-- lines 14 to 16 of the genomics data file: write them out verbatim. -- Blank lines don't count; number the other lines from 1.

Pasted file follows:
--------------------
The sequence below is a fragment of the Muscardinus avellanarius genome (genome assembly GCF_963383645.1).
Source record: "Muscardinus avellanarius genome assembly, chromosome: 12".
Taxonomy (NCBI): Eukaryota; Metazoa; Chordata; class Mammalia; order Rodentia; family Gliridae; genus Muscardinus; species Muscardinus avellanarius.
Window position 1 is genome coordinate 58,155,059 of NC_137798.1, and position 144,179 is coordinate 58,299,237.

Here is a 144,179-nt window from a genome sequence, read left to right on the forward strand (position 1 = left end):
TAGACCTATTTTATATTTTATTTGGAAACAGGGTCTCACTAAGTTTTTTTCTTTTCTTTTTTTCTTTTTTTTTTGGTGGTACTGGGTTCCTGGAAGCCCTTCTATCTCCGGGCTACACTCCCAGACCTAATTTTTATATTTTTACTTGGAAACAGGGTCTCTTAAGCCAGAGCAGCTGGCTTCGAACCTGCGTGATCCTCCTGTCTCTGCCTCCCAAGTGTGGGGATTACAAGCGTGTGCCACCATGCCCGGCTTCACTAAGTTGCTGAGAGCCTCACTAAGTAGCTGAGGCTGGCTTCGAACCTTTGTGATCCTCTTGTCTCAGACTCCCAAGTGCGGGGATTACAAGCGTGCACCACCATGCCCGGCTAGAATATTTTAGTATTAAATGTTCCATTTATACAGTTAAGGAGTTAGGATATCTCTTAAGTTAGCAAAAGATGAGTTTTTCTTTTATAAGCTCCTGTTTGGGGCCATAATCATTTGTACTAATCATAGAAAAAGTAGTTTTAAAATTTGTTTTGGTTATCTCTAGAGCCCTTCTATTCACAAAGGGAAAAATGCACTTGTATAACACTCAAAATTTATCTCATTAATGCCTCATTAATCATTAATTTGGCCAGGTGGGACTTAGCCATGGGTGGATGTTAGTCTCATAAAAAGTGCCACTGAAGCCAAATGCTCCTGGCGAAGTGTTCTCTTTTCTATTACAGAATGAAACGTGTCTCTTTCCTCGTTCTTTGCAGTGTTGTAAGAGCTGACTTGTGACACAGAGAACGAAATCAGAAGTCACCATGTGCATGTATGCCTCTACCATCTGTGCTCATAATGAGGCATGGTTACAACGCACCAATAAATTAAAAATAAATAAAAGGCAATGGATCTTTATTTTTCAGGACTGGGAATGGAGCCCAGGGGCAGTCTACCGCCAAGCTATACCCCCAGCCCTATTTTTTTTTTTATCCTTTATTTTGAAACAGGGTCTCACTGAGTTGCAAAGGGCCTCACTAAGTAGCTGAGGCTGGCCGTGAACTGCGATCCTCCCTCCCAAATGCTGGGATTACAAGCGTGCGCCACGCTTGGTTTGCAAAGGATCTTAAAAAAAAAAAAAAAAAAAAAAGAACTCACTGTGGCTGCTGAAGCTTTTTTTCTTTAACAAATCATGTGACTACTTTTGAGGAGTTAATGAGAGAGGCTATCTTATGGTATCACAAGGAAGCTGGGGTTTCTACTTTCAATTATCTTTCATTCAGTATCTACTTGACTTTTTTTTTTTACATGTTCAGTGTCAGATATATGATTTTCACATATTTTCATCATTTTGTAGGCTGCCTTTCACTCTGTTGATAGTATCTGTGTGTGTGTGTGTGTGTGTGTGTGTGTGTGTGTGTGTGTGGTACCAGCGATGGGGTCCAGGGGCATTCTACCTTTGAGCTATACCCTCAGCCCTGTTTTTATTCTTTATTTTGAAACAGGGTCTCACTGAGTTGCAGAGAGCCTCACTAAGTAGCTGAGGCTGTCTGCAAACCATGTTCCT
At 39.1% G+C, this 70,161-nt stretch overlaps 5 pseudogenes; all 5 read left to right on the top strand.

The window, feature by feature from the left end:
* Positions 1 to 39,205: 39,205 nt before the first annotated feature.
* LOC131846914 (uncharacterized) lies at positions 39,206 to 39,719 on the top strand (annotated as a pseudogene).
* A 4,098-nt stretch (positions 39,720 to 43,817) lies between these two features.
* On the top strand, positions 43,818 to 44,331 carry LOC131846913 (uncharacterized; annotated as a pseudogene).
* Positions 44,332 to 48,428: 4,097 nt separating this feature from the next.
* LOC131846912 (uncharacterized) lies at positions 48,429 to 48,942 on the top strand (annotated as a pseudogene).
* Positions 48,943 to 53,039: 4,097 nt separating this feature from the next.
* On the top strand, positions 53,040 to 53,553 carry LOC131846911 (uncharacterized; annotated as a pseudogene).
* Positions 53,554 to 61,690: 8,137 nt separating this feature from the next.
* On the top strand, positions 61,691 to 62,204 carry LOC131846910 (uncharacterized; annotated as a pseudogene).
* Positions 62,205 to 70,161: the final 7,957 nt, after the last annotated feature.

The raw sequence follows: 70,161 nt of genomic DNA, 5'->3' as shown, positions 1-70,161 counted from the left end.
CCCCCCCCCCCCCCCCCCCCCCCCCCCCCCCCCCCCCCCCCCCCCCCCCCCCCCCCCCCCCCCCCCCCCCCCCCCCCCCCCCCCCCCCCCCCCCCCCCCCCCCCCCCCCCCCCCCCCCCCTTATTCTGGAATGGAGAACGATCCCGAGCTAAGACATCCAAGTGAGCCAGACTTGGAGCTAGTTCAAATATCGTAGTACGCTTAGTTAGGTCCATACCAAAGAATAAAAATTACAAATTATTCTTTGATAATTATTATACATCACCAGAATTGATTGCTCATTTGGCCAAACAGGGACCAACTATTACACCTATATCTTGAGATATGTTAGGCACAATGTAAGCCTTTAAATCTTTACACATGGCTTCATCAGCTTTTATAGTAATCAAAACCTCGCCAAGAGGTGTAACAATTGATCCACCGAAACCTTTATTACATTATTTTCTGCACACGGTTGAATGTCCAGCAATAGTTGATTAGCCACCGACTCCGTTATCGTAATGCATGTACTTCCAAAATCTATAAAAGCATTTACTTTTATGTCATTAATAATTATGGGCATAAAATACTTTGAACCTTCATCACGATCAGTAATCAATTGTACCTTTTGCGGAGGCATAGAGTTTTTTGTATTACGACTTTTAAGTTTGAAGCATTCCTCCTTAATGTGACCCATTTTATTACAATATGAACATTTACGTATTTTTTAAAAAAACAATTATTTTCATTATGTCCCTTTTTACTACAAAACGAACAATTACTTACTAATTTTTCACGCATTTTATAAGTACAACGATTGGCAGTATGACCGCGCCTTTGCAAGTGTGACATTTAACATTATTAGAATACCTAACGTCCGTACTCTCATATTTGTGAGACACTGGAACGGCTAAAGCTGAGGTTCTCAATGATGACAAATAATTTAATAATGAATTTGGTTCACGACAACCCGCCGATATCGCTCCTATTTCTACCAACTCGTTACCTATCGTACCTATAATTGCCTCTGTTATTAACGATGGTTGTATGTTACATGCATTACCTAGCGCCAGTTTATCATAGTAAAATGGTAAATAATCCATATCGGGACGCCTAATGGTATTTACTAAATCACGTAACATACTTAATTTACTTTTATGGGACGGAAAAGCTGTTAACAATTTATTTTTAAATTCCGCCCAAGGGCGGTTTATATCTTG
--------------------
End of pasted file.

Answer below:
* LOC131846912 (uncharacterized) lies at positions 48,429 to 48,942 on the top strand (annotated as a pseudogene).
* Positions 48,943 to 53,039: 4,097 nt separating this feature from the next.
* On the top strand, positions 53,040 to 53,553 carry LOC131846911 (uncharacterized; annotated as a pseudogene).